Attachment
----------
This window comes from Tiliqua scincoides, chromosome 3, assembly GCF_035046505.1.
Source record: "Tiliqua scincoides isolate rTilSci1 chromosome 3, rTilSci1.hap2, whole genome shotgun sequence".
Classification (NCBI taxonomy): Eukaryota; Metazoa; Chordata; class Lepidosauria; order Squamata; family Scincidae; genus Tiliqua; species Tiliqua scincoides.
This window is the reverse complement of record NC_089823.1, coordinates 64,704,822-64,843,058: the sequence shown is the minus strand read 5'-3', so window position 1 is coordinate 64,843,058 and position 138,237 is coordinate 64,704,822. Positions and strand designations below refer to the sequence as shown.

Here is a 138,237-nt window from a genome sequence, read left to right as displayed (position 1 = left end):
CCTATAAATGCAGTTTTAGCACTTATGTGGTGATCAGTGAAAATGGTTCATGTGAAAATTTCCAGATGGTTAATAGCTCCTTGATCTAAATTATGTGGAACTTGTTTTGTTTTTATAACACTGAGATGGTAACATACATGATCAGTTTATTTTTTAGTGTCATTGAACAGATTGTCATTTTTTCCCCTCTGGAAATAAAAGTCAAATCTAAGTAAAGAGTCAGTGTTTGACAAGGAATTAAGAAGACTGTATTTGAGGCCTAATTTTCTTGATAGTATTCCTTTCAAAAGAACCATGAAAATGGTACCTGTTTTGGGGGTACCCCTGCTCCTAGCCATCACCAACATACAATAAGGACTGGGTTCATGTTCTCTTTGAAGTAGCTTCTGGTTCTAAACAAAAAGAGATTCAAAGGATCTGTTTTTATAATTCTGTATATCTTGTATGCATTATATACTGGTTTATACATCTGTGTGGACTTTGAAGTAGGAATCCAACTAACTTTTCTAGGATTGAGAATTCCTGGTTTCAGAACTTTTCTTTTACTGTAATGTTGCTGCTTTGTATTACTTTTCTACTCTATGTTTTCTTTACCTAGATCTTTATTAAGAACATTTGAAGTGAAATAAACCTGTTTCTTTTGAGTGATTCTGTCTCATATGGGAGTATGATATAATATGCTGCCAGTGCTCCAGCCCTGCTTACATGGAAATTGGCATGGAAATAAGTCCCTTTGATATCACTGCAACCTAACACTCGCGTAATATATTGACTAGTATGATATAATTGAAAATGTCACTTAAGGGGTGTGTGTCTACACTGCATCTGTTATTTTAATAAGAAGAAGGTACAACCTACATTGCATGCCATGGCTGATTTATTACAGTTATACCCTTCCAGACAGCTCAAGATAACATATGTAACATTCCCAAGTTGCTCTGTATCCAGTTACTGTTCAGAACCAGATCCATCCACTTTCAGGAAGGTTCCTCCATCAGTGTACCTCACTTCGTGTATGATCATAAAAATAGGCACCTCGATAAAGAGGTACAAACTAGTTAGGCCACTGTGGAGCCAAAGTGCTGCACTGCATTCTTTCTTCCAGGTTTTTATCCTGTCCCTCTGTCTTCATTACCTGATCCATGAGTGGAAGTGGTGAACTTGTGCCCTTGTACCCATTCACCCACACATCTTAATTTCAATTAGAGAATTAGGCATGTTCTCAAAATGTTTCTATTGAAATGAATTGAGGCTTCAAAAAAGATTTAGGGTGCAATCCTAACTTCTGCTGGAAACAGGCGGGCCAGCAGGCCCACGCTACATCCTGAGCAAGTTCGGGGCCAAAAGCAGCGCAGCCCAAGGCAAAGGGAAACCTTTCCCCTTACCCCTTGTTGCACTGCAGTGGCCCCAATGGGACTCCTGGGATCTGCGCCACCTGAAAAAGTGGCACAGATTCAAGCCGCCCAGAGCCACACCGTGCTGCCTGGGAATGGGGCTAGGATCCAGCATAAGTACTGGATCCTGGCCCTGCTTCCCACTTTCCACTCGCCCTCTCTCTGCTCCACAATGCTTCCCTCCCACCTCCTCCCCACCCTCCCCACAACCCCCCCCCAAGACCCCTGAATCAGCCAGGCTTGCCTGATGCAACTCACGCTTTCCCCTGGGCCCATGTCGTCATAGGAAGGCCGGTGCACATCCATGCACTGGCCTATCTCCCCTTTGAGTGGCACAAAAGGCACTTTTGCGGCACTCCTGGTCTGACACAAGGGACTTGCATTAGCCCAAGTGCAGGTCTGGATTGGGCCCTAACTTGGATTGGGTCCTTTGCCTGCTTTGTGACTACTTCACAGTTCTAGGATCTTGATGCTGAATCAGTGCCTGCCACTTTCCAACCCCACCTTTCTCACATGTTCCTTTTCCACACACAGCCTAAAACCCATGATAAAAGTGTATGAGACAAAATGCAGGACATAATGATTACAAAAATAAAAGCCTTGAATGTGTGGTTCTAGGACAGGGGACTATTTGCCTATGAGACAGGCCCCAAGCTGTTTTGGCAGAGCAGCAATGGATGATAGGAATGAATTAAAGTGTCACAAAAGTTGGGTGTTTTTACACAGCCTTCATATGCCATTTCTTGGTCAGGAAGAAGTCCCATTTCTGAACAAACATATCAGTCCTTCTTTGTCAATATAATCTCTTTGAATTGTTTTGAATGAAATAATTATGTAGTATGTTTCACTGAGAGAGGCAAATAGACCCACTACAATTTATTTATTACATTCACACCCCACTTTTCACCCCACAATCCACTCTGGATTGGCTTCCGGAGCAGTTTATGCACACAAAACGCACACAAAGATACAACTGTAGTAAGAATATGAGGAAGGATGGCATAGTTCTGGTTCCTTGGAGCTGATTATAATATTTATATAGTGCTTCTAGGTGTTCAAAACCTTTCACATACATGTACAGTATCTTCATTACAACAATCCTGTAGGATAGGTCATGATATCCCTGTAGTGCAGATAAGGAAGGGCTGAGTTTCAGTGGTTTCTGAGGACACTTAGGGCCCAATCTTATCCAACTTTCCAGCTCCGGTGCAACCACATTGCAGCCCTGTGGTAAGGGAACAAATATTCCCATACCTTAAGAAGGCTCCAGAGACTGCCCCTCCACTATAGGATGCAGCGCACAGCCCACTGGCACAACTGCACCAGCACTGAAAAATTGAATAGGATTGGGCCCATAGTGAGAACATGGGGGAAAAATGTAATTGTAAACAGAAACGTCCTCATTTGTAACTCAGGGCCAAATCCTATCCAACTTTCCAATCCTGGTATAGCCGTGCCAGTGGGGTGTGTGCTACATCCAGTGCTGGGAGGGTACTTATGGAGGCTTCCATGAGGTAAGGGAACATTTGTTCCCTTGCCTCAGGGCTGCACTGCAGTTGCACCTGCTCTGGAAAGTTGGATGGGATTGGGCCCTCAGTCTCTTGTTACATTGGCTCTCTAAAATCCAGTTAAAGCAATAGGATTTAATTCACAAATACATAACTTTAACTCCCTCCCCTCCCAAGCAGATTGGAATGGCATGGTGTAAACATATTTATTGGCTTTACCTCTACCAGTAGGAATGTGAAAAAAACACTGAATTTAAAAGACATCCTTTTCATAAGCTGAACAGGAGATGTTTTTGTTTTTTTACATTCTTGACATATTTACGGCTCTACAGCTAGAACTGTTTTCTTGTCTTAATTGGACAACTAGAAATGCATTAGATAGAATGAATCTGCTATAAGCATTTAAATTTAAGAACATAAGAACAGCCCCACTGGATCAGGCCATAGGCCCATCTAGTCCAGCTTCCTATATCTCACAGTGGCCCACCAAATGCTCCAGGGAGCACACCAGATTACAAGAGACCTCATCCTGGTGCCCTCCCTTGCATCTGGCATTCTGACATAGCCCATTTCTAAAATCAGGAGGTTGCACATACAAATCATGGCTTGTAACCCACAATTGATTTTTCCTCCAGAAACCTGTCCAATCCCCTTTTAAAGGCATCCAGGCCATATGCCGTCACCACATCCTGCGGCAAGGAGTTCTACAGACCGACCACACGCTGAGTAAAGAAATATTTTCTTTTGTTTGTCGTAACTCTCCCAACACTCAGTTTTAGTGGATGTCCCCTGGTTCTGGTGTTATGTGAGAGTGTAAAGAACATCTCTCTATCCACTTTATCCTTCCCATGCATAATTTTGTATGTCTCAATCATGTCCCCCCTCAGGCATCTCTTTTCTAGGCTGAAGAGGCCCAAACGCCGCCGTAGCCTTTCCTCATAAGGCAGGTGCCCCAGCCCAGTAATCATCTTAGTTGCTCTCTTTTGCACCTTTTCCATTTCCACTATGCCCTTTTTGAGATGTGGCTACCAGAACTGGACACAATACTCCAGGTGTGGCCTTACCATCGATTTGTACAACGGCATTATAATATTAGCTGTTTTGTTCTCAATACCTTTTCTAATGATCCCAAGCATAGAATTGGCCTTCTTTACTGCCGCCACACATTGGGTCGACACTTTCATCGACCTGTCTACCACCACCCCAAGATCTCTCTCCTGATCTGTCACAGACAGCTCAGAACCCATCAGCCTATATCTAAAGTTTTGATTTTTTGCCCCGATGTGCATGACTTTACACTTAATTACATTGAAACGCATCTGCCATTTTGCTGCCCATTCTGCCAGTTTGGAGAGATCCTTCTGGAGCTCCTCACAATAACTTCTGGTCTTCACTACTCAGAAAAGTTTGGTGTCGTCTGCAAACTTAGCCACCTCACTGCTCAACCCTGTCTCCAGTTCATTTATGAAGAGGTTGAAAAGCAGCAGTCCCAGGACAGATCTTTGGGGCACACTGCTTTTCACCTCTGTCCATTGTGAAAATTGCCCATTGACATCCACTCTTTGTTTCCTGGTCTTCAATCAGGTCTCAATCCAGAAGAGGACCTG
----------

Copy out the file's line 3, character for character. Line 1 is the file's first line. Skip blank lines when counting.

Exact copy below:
Classification (NCBI taxonomy): Eukaryota; Metazoa; Chordata; class Lepidosauria; order Squamata; family Scincidae; genus Tiliqua; species Tiliqua scincoides.